In Georgia, it’s illegal for an adult to engage in sexual activity with a minor. The age of consent in Georgia is 16. Anyone under the age of 16 is considered unable to legally consent to sex. If an adult engages in sexual activity with someone who is a minor, they can be charged with the crime of statutory rape which is sexual intercourse with a minor. Georgia code 39-1-1 states “the age of legal majority in this state is 18 years; until that age all persons are minors.” Yet beyond this code are other laws which clearly get into age in terms of crimes and and define limitations based on age.
So what about an 18-year-old high school senior who has reached Georgia’s age of adulthood, but starts to date a Junior who is 15? Is that the same crime given the closeness in age. Let’s delve a bit deeper into how age difference may affect statutory rape charges in Georgia.
In Georgia, the crime of statutory rape is defined (GA Code § 16-6-3 (2022) as ” A person commits the offense of statutory rape when he or she engages in sexual intercourse with any person under the age of 16 years and not his or her spouse, provided that no conviction shall be had for this offense on the unsupported testimony of the victim.” So since in Georgia, the legal age of consent is 16, sexual intercourse with someone under that age can be charged with this crime. A person convicted of statutory rape in Georgia, they will be guilty of a felony and a felony conviction brings harsher penalties than a misdemeanor.
It is important to note that even if both parties believe they are willing sexual partners, statutory rape charges still apply if one of them is underage. If you have been charged with statutory rape in Georgia, you will need a criminal defense lawyer. A good lawyer with experience can defend you and provide legal advice and guidance about your case..
Age difference between the parties involved in a statutory rape case is a factor in terms of conviction meaning felony or misdemeanor. Depending on the age difference between the two parties, different penalties could be likely. For example, if there is a four-year or more age difference between the adult and minor, then it is classified as a felony. But Georgia Code 16-6-3 on Statutory Rape clarifies an age distinction, stating “If the victim is at least 14 but less than 16 years of age and the person convicted of statutory rape is 18 years of age or younger and is no more than four years older than the victim, such person shall be guilty of a misdemeanor.” This means if you are convicted, you are guilty of statutory rape. So if our poor high school 18 year old senior had sex with the 15 year old and was convicted, he/she will be punished at only a misdemeanor level and not as a felony.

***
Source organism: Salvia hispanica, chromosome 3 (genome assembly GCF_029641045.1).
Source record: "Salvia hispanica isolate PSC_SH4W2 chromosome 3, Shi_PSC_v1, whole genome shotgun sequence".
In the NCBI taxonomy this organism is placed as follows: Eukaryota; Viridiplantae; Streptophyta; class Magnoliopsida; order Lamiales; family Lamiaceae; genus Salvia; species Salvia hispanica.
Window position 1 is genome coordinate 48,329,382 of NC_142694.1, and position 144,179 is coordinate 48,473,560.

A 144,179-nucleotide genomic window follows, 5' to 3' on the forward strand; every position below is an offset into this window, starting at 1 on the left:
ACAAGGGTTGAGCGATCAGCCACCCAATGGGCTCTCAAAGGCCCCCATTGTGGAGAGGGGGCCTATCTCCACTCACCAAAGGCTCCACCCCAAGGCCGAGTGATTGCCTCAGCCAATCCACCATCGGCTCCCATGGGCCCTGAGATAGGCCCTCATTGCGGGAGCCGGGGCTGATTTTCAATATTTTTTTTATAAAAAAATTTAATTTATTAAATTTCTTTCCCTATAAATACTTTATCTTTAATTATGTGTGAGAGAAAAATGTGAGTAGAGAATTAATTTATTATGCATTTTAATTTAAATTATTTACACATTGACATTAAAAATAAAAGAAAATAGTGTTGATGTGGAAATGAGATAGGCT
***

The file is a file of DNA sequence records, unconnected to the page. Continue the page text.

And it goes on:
The severity of charges can also depend on other factors such as whether force was used and/or if there was any kind of coercion involved. If that is the case, charges of rape may be brought in addition to or instead of statutory rape. Rape is considered one of the most serious violent crimes in Georgia and the United States.
So if you are guilty of statutory rape, the only way age difference helps is in sentencing. A misdemeanor conviction brings less harsh penalties than a felony. So if you are charged with statutory Rape, you need to get a good criminal defense lawyer and fight those charges and try and avoid conviction. Your attorney will help to evaluate the facts of the case, determine any mitigating factors that may reduce or eliminate potential penalties, and launch a rigorous defense.
Depending on the specific circumstances of the case, a lawyer may even be able to negotiate with the prosecutor to reduce charges or dismiss them altogether. Plus, an attorney can provide invaluable advice regarding options such as plea bargaining or entering into an alternative sentencing agreement.
Facing charges of statutory rape is an incredibly serious matter, and it’s essential to contact a criminal defense attorney if you’ve been accused. In Savannah, Phillips Carson Phillips is a well respected law firm led by attorneys Bobby Phillips, John Carson, and Jonathan Boone Phillips.
An experienced Savannah criminal defense attorney from our office can help you build a strong defense against statutory rape charges. You should not risk going through this process without a good lawyer. Contact Phillips Carson Phillips by calling (912) 232-0081 or using our online contact form.